Despite losing two high-profile cases in seven days, the ethanol industry says the future is bright for the corn-based biofuel that it promotes as a low-carbon alternative to gasoline and a tool to slow global warming. “We view both decisions as only temporary setbacks but neither will deter the industry from pressing forward and pursuing new domestic and international market opportunities,” said Geoff Cooper, chief executive of the Renewable Fuels Association.
Trade group Growth Energy said it was optimistic about ethanol, notwithstanding adverse rulings by the Supreme Court, on EPA’s power to exempt small refineries from the federal mandate to blend ethanol into gasoline, and the U.S. appeals court in Washington, which overturned a Trump-era rule for year-round sales of E15, a richer mix than the traditional 10% blend of ethanol into fuel for cars and pickup trucks.
“We have an affordable, environmentally friendly product that has a high value to not only the consumer but also retailers,” said Growth Energy when asked about the longer-term impact of the decisions. “We remain optimistic about the future of ethanol.”
The EPA “will review the decision,” said a spokesman when asked about the appellate ruling. Previously, the EPA said it was analyzing the Supreme Court decision of June 25, which made more refineries eligible for RFS waivers, and “will follow the law and base our decisions on sound science while ensuring transparency.”
For months, the ethanol industry has promoted ethanol as the climate-friendly automobile fuel of the future. Shaking off criticism of converting food to fuel, it refers to E15 as Unleaded 88 — the octane rating of the fuel, a step up from regular grade gasoline at 87 octane. It sees adoption of a low-carbon fuel standard or a requirement for higher octane fuel as an opening for a biofuel that was popularized as a homegrown answer to imported petroleum and the threat of Middle Eastern fuel embargoes.
Farm-state allies filed bills in Congress last week to encourage use of higher ethanol blends. One bill would make $1 billion available to help retailers install pumps, storage tanks, and other equipment to dispense E15 and other higher-blend biofuels. Another would provide automakers a $200 refundable tax credit for each Flex Fuel Vehicle, capable of burning higher-blend fuels, that they make. A third bill would create a tax credit, available to refiners or retailers, of 5¢ a gallon for selling E15 and 10¢ a gallon for blends above 15%.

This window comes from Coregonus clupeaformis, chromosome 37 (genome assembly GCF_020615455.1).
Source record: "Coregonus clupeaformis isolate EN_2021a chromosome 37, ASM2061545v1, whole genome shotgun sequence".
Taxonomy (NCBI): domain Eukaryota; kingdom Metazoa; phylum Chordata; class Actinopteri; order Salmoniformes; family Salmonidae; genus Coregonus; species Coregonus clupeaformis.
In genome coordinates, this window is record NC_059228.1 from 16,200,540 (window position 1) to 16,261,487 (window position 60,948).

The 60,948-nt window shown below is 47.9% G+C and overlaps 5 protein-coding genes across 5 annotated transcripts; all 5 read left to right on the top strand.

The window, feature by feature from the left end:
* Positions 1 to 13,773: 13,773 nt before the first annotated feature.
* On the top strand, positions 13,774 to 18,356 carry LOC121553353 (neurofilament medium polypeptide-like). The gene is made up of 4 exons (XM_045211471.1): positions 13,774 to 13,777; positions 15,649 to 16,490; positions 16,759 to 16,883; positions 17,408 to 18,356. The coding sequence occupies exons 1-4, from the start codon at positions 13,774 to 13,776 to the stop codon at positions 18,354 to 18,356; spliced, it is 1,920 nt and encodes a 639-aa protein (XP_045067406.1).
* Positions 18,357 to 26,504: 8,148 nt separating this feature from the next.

Congressional consideration of climate change and infrastructure bills could provide the legislative vehicles for ethanol, like many other industries, to advance its goals.
A month before the 2018 congressional elections, President Trump ordered EPA to allow year-round sales of E15. “We want to get more fuel into our system and this is a great thing,” said Trump on his way to a campaign rally in Iowa. At that time, E15 was barred from summertime sales in most of the country as a protection against smog. In the Farm Belt, home to ethanol production, Trump’s announcement was regarded as a tonic for trade-war jitters.
The EPA overstepped its authority in its June 2019 regulation allowing year-round E15 sales, ruled the U.S. Court of Appeals for the District of Columbia on Friday, in vacating a key section of the rule. Against the plain text of a statute allowing air-quality waivers for fuel containing 10% ethanol, the agency improperly interpreted it to mean “containing at least” 10%, said the appeals court in a unanimous ruling.
While the petroleum industry challenged the approval of summertime E15, the appeals court noted the ethanol industry argued the EPA “does not go far enough. They assert that fuel blends with more than 15% ethanol are substantially similar to E10,” so they should be given fuel-volatility waivers too.
E15 is a small part of the U.S. fuel market. The Energy Department estimated gasoline consumption at 123.5 billion gallons in 2020. There are official figures for E15. The Renewable Fuels Association estimated 2020 sales at 520 million gallons. The so-called ethanol mandate is 15 billion gallons a year.
“We are working to assure continuity of E15 sales through the 2021 summer season and beyond,” said ethanol groups and the National Corn Growers Association. “We are pursuing all available options and will work with the administration and our congressional champions to ensure we have a solution in place before the 2022 driving season.”
The Renewable Fuel Association said it was exploring its options. “As such, we have not ruled out the pursuit of a re-hearing in the DC Circuit Court or an appeal to the Supreme Court,” said Cooper.
After the Supreme Court ruling on RFS exemptions, the ethanol industry said it believed the Biden administration would reduce sharply its approval of the waivers, which ballooned under Trump. Some Midwestern lawmakers have filed legislation to restrict eligibility for the one-year waivers to small refineries that already hold a waiver. The legislation would override the Supreme Court.
The appellate ruling in American Fuel and Petrochemical Manufacturers vs EPA is available here.